Through an evaluation of our institutional medical database from January 2010 to February 2020, data were retrospectively collected for de novo AML diagnosed in accordance with WHO criteria in ten participating hospitals. Details of the patient recruitment process and exclusion criteria are shown in Fig. 1. All 952 patients were randomly allocated into a training cohort (476 patients) and a validation cohort (476 patients). The general information of patients in these two cohorts is presented in Table 1.

Table 1 Clinical and body composition status data of 952 leukemia cases

Acquisition and retrieval procedure of CT images and radiological and body composition feature extraction

CT image acquisition, the image retrieval procedure, the algorithms for radiological and body composition feature extraction, and intra-observer (reader 1 twice) and inter-observer (reader 1 vs. reader 2) reproducibility evaluation were performed as previously described [10]. Briefly, CT-derived features, including skeletal muscle index (SMI), skeletal muscle radiation attenuation (SM-RA), liver CT value (liver_CTV) (Housfield units, HU), visceral or subcutaneous fat index (VFI or SFI), spleen CT value (spleen_CTV), and subcutaneous fat CT value (SF_CTV) evaluated by reader 1 were obtained from the initial chest CT images at the level of the fourth thoracic vertebra (T4) and were used to build models to predict the prognosis of AML.

Development of an individualized prediction model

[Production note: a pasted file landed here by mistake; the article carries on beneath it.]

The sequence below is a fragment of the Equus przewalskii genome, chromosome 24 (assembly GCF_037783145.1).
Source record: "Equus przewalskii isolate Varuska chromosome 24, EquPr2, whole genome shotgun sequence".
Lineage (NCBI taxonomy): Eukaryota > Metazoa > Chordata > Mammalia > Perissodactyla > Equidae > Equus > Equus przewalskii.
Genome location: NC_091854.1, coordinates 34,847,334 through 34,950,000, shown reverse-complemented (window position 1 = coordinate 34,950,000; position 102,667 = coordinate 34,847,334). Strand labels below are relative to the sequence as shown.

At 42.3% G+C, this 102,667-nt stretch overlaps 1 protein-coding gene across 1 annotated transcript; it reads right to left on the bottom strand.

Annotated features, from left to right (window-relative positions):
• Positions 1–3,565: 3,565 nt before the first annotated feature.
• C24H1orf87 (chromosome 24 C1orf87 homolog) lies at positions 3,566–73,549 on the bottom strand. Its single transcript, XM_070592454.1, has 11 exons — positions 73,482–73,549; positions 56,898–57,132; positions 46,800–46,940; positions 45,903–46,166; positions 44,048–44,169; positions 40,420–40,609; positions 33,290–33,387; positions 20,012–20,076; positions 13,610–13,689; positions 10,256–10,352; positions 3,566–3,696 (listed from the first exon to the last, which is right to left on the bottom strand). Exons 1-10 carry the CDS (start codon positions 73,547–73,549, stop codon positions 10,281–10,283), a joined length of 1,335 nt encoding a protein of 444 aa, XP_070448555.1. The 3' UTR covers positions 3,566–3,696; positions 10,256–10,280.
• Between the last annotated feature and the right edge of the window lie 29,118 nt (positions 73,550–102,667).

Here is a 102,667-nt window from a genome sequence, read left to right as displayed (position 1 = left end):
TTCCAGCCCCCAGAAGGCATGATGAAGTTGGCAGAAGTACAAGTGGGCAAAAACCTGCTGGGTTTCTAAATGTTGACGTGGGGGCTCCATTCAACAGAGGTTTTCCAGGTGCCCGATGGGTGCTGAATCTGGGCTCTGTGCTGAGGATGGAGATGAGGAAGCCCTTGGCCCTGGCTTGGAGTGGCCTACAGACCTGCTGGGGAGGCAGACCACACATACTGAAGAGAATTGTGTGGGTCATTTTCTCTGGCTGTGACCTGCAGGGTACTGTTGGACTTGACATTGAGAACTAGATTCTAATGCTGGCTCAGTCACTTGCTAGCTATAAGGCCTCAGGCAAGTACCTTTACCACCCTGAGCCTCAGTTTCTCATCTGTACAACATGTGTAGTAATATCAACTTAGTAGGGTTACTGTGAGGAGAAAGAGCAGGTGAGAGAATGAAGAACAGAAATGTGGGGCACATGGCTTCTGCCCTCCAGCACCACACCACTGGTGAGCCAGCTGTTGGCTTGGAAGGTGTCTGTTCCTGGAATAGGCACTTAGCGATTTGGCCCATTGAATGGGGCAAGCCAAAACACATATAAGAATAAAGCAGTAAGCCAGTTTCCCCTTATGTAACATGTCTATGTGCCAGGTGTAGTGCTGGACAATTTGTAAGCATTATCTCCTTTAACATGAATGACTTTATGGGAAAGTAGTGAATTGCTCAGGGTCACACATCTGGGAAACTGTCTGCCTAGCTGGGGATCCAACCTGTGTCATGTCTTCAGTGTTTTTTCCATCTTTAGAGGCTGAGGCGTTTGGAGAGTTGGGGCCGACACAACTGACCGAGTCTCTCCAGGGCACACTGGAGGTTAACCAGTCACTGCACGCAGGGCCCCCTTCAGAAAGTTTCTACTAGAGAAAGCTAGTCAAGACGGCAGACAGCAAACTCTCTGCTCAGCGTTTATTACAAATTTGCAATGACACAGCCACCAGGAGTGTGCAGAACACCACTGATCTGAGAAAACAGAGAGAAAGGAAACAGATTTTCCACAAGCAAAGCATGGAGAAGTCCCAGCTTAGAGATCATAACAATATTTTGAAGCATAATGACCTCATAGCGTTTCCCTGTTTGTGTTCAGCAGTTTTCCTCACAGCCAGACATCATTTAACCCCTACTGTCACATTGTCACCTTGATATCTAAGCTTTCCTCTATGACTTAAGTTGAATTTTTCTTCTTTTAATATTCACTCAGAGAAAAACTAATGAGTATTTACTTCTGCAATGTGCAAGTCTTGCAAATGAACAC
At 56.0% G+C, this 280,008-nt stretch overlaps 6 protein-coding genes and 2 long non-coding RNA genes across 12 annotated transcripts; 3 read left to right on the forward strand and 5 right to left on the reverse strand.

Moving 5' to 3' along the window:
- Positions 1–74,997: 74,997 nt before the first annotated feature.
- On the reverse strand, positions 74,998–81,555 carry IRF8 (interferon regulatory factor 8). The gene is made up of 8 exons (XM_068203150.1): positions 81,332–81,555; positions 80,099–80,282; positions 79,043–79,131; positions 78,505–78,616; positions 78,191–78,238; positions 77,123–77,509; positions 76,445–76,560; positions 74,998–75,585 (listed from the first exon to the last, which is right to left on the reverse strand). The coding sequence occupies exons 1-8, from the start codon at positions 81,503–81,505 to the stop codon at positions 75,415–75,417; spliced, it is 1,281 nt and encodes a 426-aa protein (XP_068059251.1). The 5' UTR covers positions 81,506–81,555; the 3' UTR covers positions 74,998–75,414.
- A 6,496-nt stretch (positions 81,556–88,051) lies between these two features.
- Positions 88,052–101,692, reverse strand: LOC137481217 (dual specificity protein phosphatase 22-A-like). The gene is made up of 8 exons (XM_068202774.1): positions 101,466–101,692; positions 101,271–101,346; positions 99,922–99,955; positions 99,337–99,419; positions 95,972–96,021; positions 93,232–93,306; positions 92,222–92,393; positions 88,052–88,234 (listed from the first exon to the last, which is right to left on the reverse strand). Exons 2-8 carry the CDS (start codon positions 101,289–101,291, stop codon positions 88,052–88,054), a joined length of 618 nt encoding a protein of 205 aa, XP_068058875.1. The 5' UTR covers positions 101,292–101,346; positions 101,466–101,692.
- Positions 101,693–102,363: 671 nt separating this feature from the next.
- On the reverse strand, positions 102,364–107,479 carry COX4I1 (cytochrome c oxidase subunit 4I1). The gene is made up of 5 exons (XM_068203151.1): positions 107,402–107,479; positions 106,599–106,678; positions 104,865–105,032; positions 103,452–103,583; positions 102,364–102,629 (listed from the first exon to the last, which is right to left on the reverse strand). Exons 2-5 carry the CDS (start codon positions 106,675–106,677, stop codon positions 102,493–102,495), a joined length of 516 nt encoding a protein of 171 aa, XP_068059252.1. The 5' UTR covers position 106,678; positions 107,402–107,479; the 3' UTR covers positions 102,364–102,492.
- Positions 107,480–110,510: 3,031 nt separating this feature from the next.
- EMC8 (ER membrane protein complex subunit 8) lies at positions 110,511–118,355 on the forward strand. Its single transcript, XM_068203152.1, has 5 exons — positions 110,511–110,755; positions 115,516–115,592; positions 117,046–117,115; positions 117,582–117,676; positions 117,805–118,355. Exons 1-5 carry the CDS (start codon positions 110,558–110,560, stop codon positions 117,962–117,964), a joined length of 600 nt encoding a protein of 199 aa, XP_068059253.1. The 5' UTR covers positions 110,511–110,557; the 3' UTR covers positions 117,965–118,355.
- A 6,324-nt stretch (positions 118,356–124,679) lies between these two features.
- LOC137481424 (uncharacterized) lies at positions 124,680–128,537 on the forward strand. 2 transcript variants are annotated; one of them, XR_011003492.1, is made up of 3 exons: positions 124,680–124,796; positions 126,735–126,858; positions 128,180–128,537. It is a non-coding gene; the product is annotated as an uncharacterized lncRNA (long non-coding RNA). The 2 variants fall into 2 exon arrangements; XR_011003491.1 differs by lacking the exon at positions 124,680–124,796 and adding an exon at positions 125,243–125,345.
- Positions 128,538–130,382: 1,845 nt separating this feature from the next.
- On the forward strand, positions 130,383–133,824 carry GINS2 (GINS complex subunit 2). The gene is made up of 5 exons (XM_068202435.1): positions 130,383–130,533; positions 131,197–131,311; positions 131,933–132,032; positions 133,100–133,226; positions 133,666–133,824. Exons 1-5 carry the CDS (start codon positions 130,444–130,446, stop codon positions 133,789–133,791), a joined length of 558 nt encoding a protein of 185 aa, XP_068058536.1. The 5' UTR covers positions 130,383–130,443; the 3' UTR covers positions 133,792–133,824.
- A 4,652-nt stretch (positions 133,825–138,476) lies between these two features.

The multivariable Cox regression method, which is suitable for the regression of medical data, was performed based on the candidate clinical and radiological predictors. Briefly, LASSO regression and clinical experience was used to screen for correlation factors [11]. Then, a prognostic model for predicting the 1-, 2-, 3-, and 5-year OS probabilities was developed by Cox regression. A predictive model was also constructed by using an ensemble machine learning method or deep learning algorithm. Details of machine learning and deep learning methods can be found in the supplementary methods.

Performance, validation and clinical use of the nomogram

The calibration of the nomogram was evaluated by calibration curves, and the diagnostic efficiency was quantified with Harrell’s C-index.

The performance of the nomogram was tested in the validation cohort with a series of indicators [12]. The concordance index (C-index) and the area under the time-dependent receiver operating characteristic (ROC) curve (AUC) were used to evaluate the differentiation ability of the new model. The performance of the new nomogram was further supplemented with two more indicators (net reclassification improvement [NRI] and integrated discrimination improvement [IDI]) to increase the accuracy and comprehensiveness of the comparisons. The consistency between the survival probabilities predicted using the nomogram and the actual result was evaluated by drawing calibration plots. Finally, decision-curve analysis (DCA) was performed to evaluate the clinical validity of the model. The total scores on the nomogram were divided into high-, and low- risk groups by X-Tile software. The MSN risk groups were identified by combining the CT-MSF nomogram risk and the ELN risk.

Statistical analysis

All of the statistical analysis were performed using IBM SPSS Statistics software (version 27.0, SPSS, Chicago, IL, USA), R software (version 4.0.3; and X-tile software (version 3.6.1; A bilateral probability value of p < 0.05 was considered indicative of statistical significance. *, P < 0.05. **, P < 0.01. ***, P < 0.001.